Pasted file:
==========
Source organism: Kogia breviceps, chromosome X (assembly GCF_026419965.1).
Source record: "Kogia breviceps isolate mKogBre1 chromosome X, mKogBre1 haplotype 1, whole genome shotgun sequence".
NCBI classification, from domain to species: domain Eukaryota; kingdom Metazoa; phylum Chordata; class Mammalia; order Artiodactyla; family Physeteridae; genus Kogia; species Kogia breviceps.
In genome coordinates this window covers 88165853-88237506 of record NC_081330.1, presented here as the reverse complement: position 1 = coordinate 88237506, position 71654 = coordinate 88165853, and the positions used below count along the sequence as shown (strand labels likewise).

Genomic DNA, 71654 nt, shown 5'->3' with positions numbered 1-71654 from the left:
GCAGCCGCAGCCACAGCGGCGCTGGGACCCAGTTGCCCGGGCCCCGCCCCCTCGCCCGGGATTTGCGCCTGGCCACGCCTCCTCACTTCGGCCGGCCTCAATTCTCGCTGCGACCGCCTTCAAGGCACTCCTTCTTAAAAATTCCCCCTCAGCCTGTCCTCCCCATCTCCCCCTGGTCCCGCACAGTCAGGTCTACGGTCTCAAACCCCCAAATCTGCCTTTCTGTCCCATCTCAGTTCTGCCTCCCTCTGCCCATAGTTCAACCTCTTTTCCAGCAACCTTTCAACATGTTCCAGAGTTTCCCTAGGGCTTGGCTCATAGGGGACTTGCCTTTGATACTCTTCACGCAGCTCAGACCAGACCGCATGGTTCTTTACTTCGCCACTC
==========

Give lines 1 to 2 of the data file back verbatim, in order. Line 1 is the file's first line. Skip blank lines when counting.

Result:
Source organism: Kogia breviceps, chromosome X (assembly GCF_026419965.1).
Source record: "Kogia breviceps isolate mKogBre1 chromosome X, mKogBre1 haplotype 1, whole genome shotgun sequence".